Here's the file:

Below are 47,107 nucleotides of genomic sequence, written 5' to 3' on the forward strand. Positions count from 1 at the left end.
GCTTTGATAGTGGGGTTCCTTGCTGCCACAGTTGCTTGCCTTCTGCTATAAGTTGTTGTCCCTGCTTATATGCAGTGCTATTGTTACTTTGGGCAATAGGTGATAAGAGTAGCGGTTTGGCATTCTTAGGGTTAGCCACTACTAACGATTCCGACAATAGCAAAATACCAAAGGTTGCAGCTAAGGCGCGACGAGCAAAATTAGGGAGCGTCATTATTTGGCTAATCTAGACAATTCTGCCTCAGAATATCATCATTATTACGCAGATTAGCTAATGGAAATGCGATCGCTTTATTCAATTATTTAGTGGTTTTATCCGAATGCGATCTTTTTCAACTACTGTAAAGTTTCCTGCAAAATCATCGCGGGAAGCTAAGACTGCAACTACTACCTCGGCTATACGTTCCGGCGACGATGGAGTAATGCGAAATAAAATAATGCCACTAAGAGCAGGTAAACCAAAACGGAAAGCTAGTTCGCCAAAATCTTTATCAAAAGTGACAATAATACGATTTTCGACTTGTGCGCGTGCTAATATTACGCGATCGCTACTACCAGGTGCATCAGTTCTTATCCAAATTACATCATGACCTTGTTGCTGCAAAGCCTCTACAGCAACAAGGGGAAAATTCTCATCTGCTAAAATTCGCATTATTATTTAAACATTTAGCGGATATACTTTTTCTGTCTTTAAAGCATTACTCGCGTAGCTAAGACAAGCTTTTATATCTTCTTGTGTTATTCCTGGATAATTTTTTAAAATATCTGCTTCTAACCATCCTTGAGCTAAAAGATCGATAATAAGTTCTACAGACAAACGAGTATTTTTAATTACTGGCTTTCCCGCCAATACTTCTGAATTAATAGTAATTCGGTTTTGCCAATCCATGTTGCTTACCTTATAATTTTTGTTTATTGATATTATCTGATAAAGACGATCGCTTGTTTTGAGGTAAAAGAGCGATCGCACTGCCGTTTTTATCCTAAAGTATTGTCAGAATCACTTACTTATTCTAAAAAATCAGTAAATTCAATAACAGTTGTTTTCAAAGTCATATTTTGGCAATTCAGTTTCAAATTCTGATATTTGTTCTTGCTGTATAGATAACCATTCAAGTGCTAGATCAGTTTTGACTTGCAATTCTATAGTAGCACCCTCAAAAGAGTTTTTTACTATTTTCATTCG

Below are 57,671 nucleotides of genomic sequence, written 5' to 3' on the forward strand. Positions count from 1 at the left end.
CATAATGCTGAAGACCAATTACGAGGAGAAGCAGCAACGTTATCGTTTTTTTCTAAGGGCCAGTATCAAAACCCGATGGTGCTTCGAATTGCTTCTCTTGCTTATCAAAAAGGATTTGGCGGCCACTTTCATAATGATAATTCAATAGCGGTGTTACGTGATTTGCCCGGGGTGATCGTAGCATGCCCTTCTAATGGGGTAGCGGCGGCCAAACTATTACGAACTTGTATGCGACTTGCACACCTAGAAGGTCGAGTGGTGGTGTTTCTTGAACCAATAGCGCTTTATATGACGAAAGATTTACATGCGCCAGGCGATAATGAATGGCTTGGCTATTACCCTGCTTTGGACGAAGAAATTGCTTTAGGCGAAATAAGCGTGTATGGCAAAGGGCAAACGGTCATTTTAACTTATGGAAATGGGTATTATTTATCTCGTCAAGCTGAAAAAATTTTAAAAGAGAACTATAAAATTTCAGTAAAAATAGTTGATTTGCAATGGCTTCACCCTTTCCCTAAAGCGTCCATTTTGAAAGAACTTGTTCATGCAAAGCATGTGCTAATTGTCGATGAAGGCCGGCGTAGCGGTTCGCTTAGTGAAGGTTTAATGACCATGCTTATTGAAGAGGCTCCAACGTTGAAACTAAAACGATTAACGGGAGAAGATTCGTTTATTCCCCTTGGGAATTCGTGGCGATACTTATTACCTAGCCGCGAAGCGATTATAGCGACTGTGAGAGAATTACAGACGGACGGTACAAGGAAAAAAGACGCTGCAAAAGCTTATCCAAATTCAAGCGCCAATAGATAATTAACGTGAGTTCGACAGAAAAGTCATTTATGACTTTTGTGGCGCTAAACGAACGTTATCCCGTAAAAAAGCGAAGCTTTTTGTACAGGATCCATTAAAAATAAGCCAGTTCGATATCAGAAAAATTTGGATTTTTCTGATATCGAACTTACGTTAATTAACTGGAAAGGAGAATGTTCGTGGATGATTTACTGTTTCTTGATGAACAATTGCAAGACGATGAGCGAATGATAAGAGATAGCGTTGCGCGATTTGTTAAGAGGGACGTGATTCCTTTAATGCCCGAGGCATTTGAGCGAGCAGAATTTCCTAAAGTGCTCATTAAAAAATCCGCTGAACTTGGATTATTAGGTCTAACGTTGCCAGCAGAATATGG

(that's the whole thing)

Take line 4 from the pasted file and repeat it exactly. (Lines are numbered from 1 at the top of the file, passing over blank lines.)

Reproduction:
CATAATGCTGAAGACCAATTACGAGGAGAAGCAGCAACGTTATCGTTTTTTTCTAAGGGCCAGTATCAAAACCCGATGGTGCTTCGAATTGCTTCTCTTGCTTATCAAAAAGGATTTGGCGGCCACTTTCATAATGATAATTCAATAGCGGTGTTACGTGATTTGCCCGGGGTGATCGTAGCATGCCCTTCTAATGGGGTAGCGGCGGCCAAACTATTACGAACTTGTATGCGACTTGCACACCTAGAAGGTCGAGTGGTGGTGTTTCTTGAACCAATAGCGCTTTATATGACGAAAGATTTACATGCGCCAGGCGATAATGAATGGCTTGGCTATTACCCTGCTTTGGACGAAGAAATTGCTTTAGGCGAAATAAGCGTGTATGGCAAAGGGCAAACGGTCATTTTAACTTATGGAAATGGGTATTATTTATCTCGTCAAGCTGAAAAAATTTTAAAAGAGAACTATAAAATTTCAGTAAAAATAGTTGATTTGCAATGGCTTCACCCTTTCCCTAAAGCGTCCATTTTGAAAGAACTTGTTCATGCAAAGCATGTGCTAATTGTCGATGAAGGCCGGCGTAGCGGTTCGCTTAGTGAAGGTTTAATGACCATGCTTATTGAAGAGGCTCCAACGTTGAAACTAAAACGATTAACGGGAGAAGATTCGTTTATTCCCCTTGGGAATTCGTGGCGATACTTATTACCTAGCCGCGAAGCGATTATAGCGACTGTGAGAGAATTACAGACGGACGGTACAAGGAAAAAAGACGCTGCAAAAGCTTATCCAAATTCAAGCGCCAATAGATAATTAACGTGAGTTCGACAGAAAAGTCATTTATGACTTTTGTGGCGCTAAACGAACGTTATCCCGTAAAAAAGCGAAGCTTTTTGTACAGGATCCATTAAAAATAAGCCAGTTCGATATCAGAAAAATTTGGATTTTTCTGATATCGAACTTACGTTAATTAACTGGAAAGGAGAATGTTCGTGGATGATTTACTGTTTCTTGATGAACAATTGCAAGACGATGAGCGAATGATAAGAGATAGCGTTGCGCGATTTGTTAAGAGGGACGTGATTCCTTTAATGCCCGAGGCATTTGAGCGAGCAGAATTTCCTAAAGTGCTCATTAAAAAATCCGCTGAACTTGGATTATTAGGTCTAACGTTGCCAGCAGAATATGG